I had not seen her for some time. I was wondering, if they weren’t around anymore. I saw her kids once in a while though. After a long gap, I saw her once in the balcony and was taken aback by what I saw. She was wearing a scarf on her head. I couldn’t help myself asking, “What happened? Why a scarf?”. Pat came her response across the balcony “I have no hair”.
I realized how foolish I had been. Later when we got talking she shrugged it off, saying she has got used to it.
It is not unusual that we come across a brave woman, but this one had an unbelievable optimism about her. Vibha Kunzru Atal, a mother of a eight years old girl and a five years old boy, has a grit of steel. She has not let her disease, multiple myeloma, the cancer of the bone marrow, affect her cheerful core. She is a survivor, a winner, a conqueror in the true spirit!
The back pain was persistent over for two years now and as we all often tend to neglect those little everyday tantrums that our bodies throw at us, she too did the same. The underlying problem lay undiagnosed for a long time, until the pain took a turn for the worse. That’s when she got an X-ray and an MRI done. The back bone showed some lesions, something was not right. The next steps confirmed the worst.
It was difficult to miss her spirit, when I asked her this question. Unshakably optimistic, she said, “I had no option but “TO LIVE for my kids”.
Of the firm belief that any kind of panic or negative vibes would affect her kids adversely, she did not let the reality affect her temperament. Resolute to keep her kids untouched by the emotional upheaval, she explained them that mamma had a backache and needed to stay in the hospital to get well, preparing herself for the five months of chemotherapy cycles that lay ahead.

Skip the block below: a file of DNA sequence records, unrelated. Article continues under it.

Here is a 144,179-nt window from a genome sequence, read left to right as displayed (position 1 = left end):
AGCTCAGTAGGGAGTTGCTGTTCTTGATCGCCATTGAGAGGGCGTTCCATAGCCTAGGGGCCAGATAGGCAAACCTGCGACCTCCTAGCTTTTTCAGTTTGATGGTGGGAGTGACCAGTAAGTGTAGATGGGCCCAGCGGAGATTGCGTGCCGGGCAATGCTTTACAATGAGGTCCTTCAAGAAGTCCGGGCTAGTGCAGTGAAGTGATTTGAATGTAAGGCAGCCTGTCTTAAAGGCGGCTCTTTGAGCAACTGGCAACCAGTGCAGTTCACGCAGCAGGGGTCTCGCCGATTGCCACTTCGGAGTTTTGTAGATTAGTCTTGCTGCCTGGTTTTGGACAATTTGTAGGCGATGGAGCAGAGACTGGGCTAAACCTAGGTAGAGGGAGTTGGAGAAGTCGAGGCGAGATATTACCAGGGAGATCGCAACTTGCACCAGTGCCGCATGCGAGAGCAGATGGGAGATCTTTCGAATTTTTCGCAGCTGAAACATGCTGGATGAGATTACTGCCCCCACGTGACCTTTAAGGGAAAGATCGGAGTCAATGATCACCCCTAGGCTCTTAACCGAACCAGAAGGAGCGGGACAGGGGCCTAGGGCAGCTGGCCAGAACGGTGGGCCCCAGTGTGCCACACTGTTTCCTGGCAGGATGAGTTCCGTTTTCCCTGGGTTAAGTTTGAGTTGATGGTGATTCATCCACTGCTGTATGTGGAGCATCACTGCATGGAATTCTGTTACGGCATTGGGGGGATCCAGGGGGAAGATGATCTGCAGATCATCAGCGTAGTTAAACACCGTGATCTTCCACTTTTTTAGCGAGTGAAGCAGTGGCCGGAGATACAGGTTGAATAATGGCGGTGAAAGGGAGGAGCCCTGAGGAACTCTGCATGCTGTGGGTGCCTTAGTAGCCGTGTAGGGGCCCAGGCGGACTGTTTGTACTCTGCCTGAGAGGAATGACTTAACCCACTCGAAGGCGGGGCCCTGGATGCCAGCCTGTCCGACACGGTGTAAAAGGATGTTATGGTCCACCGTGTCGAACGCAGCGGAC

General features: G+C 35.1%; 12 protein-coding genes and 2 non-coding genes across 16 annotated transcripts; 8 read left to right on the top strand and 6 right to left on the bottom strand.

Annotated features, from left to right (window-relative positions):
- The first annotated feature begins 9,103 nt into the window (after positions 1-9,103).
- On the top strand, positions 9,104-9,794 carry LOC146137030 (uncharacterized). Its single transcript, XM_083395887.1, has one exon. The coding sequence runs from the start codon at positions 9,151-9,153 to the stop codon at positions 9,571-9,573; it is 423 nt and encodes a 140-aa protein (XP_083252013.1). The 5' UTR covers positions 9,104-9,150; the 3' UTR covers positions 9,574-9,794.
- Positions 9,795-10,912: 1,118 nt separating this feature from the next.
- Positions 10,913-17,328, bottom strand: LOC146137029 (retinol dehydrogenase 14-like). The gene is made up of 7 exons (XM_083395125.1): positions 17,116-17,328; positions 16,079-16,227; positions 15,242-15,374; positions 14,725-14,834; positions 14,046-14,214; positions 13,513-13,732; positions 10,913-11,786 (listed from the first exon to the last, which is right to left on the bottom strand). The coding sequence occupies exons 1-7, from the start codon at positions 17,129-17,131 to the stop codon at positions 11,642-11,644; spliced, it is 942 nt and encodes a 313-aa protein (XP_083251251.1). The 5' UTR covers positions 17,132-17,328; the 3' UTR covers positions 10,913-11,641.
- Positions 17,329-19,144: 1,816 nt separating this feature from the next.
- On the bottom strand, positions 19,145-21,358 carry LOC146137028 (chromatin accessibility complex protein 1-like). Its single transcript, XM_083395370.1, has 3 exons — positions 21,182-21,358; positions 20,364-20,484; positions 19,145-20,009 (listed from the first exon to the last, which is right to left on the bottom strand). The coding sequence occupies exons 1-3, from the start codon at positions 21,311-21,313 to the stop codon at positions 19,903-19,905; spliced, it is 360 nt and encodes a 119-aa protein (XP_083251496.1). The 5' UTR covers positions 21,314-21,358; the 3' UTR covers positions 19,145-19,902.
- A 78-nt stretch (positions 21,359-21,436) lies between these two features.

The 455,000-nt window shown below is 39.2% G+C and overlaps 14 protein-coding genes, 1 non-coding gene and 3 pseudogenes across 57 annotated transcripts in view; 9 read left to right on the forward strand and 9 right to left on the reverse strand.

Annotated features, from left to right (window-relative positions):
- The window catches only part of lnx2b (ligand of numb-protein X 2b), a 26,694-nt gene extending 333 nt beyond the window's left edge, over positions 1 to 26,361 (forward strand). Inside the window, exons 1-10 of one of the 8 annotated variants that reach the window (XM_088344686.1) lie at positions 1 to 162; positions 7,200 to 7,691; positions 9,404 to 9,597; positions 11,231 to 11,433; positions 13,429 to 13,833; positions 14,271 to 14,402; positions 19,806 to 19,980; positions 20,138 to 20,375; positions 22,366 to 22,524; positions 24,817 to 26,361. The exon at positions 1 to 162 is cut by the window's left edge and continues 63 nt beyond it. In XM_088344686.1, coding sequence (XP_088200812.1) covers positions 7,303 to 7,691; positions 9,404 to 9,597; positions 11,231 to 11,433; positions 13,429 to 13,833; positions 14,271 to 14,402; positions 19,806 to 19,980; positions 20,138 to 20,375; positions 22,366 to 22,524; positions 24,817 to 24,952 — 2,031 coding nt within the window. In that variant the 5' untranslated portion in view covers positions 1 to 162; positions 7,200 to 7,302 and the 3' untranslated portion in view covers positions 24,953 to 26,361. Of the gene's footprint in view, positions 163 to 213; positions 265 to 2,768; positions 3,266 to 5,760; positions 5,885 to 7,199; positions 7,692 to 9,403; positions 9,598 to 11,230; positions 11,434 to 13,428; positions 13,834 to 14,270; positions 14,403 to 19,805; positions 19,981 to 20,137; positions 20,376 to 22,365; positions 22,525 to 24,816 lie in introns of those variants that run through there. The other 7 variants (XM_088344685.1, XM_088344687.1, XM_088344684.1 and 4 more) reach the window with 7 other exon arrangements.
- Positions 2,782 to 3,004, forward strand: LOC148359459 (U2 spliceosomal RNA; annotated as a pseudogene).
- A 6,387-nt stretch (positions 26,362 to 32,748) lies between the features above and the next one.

The conviction of the mother in her far outweighed the havoc that cancer caused in her body!
Her husband, a calm, grounded man and a protective father, played an unwavering emotional anchor to her. Also being a doctor with the army, he made sure the right kind of treatment was given to her at all times. The biggest blessing was her loving family, and she knew that her kids were in safe hands while she was at the hospital.
In her own words, “It was very easy to let the disease overwhelm me and think why did it happen to me? But it would have served no purpose to anybody.” As difficult as it may sound, her optimism and faith helped her sail through. Even medical science proves that thinking positively releases hormones that accelerate one’s recovery.
Her friends and family were in a state of shock when they came to know about this. She witnessed many a breakdown during those days. But, crying was never her way of dealing with things.
She strongly recommends the presence of friends in one’s life to keep oneself sane. She continued meeting her friends and going out with them even after the diagnosis, ate something nice once in a while and always pumped up her ‘happy’ hormones, which comes to her naturally.
Looking at her, it doesn’t seem happiness is far-fetched. In fact, it’s probably all that we need to keep going.
An equally important message in today’s times is to undergo regular health checkups to catch any sign of red at the root.
Meeting her has led me to believe that cancer is just a state of life, it can’t defy life itself.
My salute to Vibha, the fighter.
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